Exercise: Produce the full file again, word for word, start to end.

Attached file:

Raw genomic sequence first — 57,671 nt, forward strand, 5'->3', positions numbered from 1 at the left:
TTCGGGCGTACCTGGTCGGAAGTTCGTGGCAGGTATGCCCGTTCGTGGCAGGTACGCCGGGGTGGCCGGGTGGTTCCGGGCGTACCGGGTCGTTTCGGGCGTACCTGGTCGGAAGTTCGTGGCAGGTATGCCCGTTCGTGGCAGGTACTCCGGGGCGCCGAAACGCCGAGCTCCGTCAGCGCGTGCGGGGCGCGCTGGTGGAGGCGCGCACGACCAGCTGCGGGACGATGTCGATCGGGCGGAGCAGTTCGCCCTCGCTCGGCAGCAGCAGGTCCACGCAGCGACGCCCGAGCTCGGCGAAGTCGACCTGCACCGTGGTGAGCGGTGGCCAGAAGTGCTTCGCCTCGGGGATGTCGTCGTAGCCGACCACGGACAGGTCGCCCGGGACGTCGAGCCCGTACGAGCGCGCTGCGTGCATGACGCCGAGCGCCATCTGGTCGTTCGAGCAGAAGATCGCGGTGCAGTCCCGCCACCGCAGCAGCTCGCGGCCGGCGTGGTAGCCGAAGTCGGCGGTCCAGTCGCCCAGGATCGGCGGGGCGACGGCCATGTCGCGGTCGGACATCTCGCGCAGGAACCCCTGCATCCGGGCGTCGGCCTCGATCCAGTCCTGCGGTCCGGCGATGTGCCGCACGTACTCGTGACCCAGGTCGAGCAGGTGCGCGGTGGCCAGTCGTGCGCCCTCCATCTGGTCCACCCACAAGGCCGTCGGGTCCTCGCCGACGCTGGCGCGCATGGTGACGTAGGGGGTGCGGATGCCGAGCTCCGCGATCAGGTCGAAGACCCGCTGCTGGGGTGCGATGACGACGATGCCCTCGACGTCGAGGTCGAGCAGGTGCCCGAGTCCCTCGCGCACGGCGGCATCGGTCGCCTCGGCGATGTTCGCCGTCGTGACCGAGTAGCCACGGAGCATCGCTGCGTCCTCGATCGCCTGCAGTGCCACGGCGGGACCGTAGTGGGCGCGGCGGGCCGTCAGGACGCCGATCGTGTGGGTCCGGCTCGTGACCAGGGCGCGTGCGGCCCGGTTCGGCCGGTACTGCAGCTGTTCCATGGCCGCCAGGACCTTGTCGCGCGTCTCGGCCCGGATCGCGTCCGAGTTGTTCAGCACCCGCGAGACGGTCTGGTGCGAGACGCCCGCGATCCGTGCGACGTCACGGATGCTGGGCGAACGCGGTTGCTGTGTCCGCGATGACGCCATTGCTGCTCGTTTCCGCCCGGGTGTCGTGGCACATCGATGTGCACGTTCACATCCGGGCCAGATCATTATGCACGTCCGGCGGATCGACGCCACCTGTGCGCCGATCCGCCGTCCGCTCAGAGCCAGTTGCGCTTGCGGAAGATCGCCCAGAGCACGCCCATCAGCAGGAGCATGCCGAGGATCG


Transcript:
Raw genomic sequence first — 57,671 nt, forward strand, 5'->3', positions numbered from 1 at the left:
TTCGGGCGTACCTGGTCGGAAGTTCGTGGCAGGTATGCCCGTTCGTGGCAGGTACGCCGGGGTGGCCGGGTGGTTCCGGGCGTACCGGGTCGTTTCGGGCGTACCTGGTCGGAAGTTCGTGGCAGGTATGCCCGTTCGTGGCAGGTACTCCGGGGCGCCGAAACGCCGAGCTCCGTCAGCGCGTGCGGGGCGCGCTGGTGGAGGCGCGCACGACCAGCTGCGGGACGATGTCGATCGGGCGGAGCAGTTCGCCCTCGCTCGGCAGCAGCAGGTCCACGCAGCGACGCCCGAGCTCGGCGAAGTCGACCTGCACCGTGGTGAGCGGTGGCCAGAAGTGCTTCGCCTCGGGGATGTCGTCGTAGCCGACCACGGACAGGTCGCCCGGGACGTCGAGCCCGTACGAGCGCGCTGCGTGCATGACGCCGAGCGCCATCTGGTCGTTCGAGCAGAAGATCGCGGTGCAGTCCCGCCACCGCAGCAGCTCGCGGCCGGCGTGGTAGCCGAAGTCGGCGGTCCAGTCGCCCAGGATCGGCGGGGCGACGGCCATGTCGCGGTCGGACATCTCGCGCAGGAACCCCTGCATCCGGGCGTCGGCCTCGATCCAGTCCTGCGGTCCGGCGATGTGCCGCACGTACTCGTGACCCAGGTCGAGCAGGTGCGCGGTGGCCAGTCGTGCGCCCTCCATCTGGTCCACCCACAAGGCCGTCGGGTCCTCGCCGACGCTGGCGCGCATGGTGACGTAGGGGGTGCGGATGCCGAGCTCCGCGATCAGGTCGAAGACCCGCTGCTGGGGTGCGATGACGACGATGCCCTCGACGTCGAGGTCGAGCAGGTGCCCGAGTCCCTCGCGCACGGCGGCATCGGTCGCCTCGGCGATGTTCGCCGTCGTGACCGAGTAGCCACGGAGCATCGCTGCGTCCTCGATCGCCTGCAGTGCCACGGCGGGACCGTAGTGGGCGCGGCGGGCCGTCAGGACGCCGATCGTGTGGGTCCGGCTCGTGACCAGGGCGCGTGCGGCCCGGTTCGGCCGGTACTGCAGCTGTTCCATGGCCGCCAGGACCTTGTCGCGCGTCTCGGCCCGGATCGCGTCCGAGTTGTTCAGCACCCGCGAGACGGTCTGGTGCGAGACGCCCGCGATCCGTGCGACGTCACGGATGCTGGGCGAACGCGGTTGCTGTGTCCGCGATGACGCCATTGCTGCTCGTTTCCGCCCGGGTGTCGTGGCACATCGATGTGCACGTTCACATCCGGGCCAGATCATTATGCACGTCCGGCGGATCGACGCCACCTGTGCGCCGATCCGCCGTCCGCTCAGAGCCAGTTGCGCTTGCGGAAGATCGCCCAGAGCACGCCCATCAGCAGGAGCATGCCGAGGATCG